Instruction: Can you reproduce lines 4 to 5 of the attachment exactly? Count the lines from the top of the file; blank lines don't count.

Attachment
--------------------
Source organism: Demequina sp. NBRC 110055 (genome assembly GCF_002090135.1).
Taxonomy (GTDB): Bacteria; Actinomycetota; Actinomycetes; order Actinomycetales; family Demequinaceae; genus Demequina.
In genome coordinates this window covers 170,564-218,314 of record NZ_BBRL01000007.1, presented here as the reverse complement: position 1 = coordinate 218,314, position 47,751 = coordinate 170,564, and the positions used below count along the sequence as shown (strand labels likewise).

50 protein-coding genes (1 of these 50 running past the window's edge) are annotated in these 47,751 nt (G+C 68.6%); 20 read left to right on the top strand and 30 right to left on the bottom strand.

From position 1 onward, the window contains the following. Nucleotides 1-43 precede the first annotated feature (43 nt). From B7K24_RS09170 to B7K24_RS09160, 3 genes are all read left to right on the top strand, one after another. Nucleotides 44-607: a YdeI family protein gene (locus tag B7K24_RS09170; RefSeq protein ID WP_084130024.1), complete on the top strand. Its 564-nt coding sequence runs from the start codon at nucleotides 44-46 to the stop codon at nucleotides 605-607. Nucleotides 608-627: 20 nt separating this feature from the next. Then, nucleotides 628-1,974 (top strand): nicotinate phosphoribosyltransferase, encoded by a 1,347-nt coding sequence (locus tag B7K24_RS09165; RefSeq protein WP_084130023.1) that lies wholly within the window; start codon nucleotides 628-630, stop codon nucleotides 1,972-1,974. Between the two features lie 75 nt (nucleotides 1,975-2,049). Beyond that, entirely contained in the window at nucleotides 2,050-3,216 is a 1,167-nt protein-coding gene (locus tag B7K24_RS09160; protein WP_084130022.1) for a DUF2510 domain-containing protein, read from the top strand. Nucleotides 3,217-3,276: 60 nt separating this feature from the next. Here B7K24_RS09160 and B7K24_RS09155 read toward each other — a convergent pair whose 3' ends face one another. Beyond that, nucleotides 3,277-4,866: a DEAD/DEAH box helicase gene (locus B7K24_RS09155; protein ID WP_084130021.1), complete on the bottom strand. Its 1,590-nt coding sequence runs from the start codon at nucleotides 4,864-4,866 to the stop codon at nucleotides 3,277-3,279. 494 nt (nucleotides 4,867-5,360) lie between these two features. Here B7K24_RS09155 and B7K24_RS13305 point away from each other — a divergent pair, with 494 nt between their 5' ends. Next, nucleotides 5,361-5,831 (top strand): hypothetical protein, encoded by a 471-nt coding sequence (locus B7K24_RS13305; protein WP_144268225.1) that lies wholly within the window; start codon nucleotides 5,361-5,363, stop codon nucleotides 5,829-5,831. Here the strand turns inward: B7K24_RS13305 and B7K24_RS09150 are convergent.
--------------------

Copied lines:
50 protein-coding genes (1 of these 50 running past the window's edge) are annotated in these 47,751 nt (G+C 68.6%); 20 read left to right on the top strand and 30 right to left on the bottom strand.

From position 1 onward, the window contains the following. Nucleotides 1-43 precede the first annotated feature (43 nt). From B7K24_RS09170 to B7K24_RS09160, 3 genes are all read left to right on the top strand, one after another. Nucleotides 44-607: a YdeI family protein gene (locus tag B7K24_RS09170; RefSeq protein ID WP_084130024.1), complete on the top strand. Its 564-nt coding sequence runs from the start codon at nucleotides 44-46 to the stop codon at nucleotides 605-607. Nucleotides 608-627: 20 nt separating this feature from the next. Then, nucleotides 628-1,974 (top strand): nicotinate phosphoribosyltransferase, encoded by a 1,347-nt coding sequence (locus tag B7K24_RS09165; RefSeq protein WP_084130023.1) that lies wholly within the window; start codon nucleotides 628-630, stop codon nucleotides 1,972-1,974. Between the two features lie 75 nt (nucleotides 1,975-2,049). Beyond that, entirely contained in the window at nucleotides 2,050-3,216 is a 1,167-nt protein-coding gene (locus tag B7K24_RS09160; protein WP_084130022.1) for a DUF2510 domain-containing protein, read from the top strand. Nucleotides 3,217-3,276: 60 nt separating this feature from the next. Here B7K24_RS09160 and B7K24_RS09155 read toward each other — a convergent pair whose 3' ends face one another. Beyond that, nucleotides 3,277-4,866: a DEAD/DEAH box helicase gene (locus B7K24_RS09155; protein ID WP_084130021.1), complete on the bottom strand. Its 1,590-nt coding sequence runs from the start codon at nucleotides 4,864-4,866 to the stop codon at nucleotides 3,277-3,279. 494 nt (nucleotides 4,867-5,360) lie between these two features. Here B7K24_RS09155 and B7K24_RS13305 point away from each other — a divergent pair, with 494 nt between their 5' ends. Next, nucleotides 5,361-5,831 (top strand): hypothetical protein, encoded by a 471-nt coding sequence (locus B7K24_RS13305; protein WP_144268225.1) that lies wholly within the window; start codon nucleotides 5,361-5,363, stop codon nucleotides 5,829-5,831. Here the strand turns inward: B7K24_RS13305 and B7K24_RS09150 are convergent.